James Madison University
Shenandoah Valley Oral History Project
Oral History Interview With: James Madison University Professor
Interviewer: Ellen K. Donnelly
Place: James Madison University
Date: May 1, 2006
Audio File Size: 35.8 MB
General topic of interview: The gay and lesbian community of Harrisonburg; overview of community and influences on the personal life of the professor with regards to; living in Harrisonburg with a partner of 25+ years, teaching at JMU, his religious involvement in the community, and changes within his social life in Harrisonburg.
NARRATOR: JMU Professor
DATE: May 1st, 2006
INTERVIEWER: Ellen K. Donnelly
PLACE: James Madison University
Spouse: Partner of 25+ years, name unknown
Occupation: Instructor at JMU
This JMU Professor has chosen to keep his name anonymous. He left England after school with a Fulbright Scholarship and never thought to end up in southern Virginia. He grew up in Detroit, Michigan and thought he would end up at UVA for a PhD program. Having found a partner, he settled down with him in southern Virginia working for a metal company in New Market, Virginia. Then he taught at a military school in Harrisonburg in 1968 for a while before becoming fully certified to teach English. He then taught English at a public high school in Augusta County. He met his current partner will attending JMU's PhD program and has been living with him for over 25 years.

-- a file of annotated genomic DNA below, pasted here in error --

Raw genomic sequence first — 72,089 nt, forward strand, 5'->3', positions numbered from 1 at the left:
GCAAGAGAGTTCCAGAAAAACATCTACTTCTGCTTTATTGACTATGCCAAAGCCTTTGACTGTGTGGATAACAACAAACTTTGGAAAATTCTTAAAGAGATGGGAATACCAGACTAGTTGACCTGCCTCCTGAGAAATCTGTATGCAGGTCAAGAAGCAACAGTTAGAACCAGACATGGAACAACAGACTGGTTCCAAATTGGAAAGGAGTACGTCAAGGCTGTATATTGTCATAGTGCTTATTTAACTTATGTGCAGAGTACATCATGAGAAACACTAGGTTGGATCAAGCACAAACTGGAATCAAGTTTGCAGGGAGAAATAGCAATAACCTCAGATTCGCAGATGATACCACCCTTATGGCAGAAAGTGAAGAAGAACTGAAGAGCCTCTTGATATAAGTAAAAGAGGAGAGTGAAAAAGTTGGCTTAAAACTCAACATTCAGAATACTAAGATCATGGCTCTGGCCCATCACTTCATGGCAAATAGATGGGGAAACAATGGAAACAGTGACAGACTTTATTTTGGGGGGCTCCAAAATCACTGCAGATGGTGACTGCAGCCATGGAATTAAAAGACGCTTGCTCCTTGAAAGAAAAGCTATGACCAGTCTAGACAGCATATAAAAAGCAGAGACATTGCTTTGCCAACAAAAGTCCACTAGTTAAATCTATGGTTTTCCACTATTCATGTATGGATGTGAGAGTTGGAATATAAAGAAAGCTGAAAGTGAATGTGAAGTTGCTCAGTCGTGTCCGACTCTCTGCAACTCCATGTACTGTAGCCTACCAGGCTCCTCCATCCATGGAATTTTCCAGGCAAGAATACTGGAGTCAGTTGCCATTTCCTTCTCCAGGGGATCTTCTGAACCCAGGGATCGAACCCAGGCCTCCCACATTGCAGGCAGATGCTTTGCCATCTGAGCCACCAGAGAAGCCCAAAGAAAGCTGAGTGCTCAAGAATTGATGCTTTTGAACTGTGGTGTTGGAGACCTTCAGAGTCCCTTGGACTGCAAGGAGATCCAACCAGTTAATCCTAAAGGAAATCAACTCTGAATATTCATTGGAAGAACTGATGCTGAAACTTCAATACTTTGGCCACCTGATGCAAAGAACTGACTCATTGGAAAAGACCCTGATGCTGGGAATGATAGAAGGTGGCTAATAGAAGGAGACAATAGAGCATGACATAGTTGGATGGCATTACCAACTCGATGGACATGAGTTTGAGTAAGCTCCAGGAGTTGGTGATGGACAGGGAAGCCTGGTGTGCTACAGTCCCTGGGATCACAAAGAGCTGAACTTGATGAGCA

Having lived in the Harrisonburg area for over 25 years, this JMU Professor has seen quite some change within the Valley. He learned early on to not live where you worked so as to not make your private life public. He emphasizes that homosexuality is not a 'lifestyle' like many people say it is as well as how gender roles play a part in the view of sexuality. He talks a lot about his first relationship of 8 years and how that affected him and how the stability of his second relationship has been a beneficial aspect of his life. Living a life of an average couple was something that he and his partner strived to attain. In his point of view, there are many more threats now than there were over 30 years ago to homosexual couples. He also goes into depth about being gay in the public, the community's reception to homosexuals, and how homosexuals tended to isolate themselves from the public. This professor is a very open and honest individual that was able to easily offer general as well as personal insight into being gay within the Shenandoah Valley.